On Monday, the Jasper campus of Bevill State will be hosting its inaugural “puppy break” as a way to help relax students after taking their final exams of the semester. Grant Cockrell, interim director of student services for the Jasper campus, said the program Hand in Paw operates out of Birmingham and provides trained therapy dogs to assist people in many ways.
“This is a way to try and give the students something to de-stress with. I looked into it, and it’s something that they’ve offered at Alabama, UAB [and] Montevallo,” Cockrell said. “So, I contacted them and was able to get them here.”
Students and faculty can enjoy the comfort and warmth radiating from the four-legged, furry friends this Monday between 9 and 10 a.m. located in the Harold Wade Math and Science Building. From dachshunds and collies to labradors and terriers, several different breeds will be on hand for students’ enjoyment.
Kayla Hartley, a student at Bevill State, thinks the event will be very beneficial for students.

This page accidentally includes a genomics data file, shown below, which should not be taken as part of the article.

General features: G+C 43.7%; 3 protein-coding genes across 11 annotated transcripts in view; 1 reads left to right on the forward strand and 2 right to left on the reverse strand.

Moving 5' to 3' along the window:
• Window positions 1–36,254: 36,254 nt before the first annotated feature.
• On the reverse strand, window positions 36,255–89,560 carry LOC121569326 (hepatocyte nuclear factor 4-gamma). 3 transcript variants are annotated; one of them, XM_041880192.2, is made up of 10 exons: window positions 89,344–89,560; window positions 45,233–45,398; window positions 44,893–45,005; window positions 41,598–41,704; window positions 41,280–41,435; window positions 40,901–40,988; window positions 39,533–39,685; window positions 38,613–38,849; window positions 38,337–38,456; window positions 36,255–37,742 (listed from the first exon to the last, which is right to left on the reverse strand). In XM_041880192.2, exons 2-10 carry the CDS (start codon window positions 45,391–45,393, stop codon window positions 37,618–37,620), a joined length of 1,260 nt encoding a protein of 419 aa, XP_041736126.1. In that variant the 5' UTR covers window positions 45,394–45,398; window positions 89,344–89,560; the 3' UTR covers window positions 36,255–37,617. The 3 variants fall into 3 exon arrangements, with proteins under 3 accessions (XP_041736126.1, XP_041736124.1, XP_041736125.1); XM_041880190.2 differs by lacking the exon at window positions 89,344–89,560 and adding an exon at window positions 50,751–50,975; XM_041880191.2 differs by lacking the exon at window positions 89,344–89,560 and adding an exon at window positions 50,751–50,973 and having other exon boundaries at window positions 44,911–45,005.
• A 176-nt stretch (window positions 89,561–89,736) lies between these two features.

“I think it’s a great idea because I know, me personally, I love animals. They help take away the stress, majorly, and I’ve seen that in a lot of students,” Hartley said.
Hand in Paw was founded in 1996 by Beth Franklin and has aided area hospitals, nursing homes, schools and rehabilitation facilities with its services. It is a nonprofit 501(c)(3) organization that serves surrounding counties in Central Alabama. Its mission, according to its website www.handinpaw.org, is “to improve the health and well-being of children and adults by serving those with physical, emotional, educational or psychological needs through interactions with professionally-trained Animal-Assisted Therapy Teams.”
Cockrell said based on the response BSCC receives from its students will let him know if it may turn into an annual or semi-annual event.
“I think it’s just a good way to help them calm down before a test, kind of get their minds off of being so focused and concerned about their grade. [It will] give them a little moment to relax and focus on something different,” Cockrell said. “We have some that, literally, have test anxiety. They get special accommodations for test anxiety, so it’s just some way to help them and give them a little break from having to be so concerned.”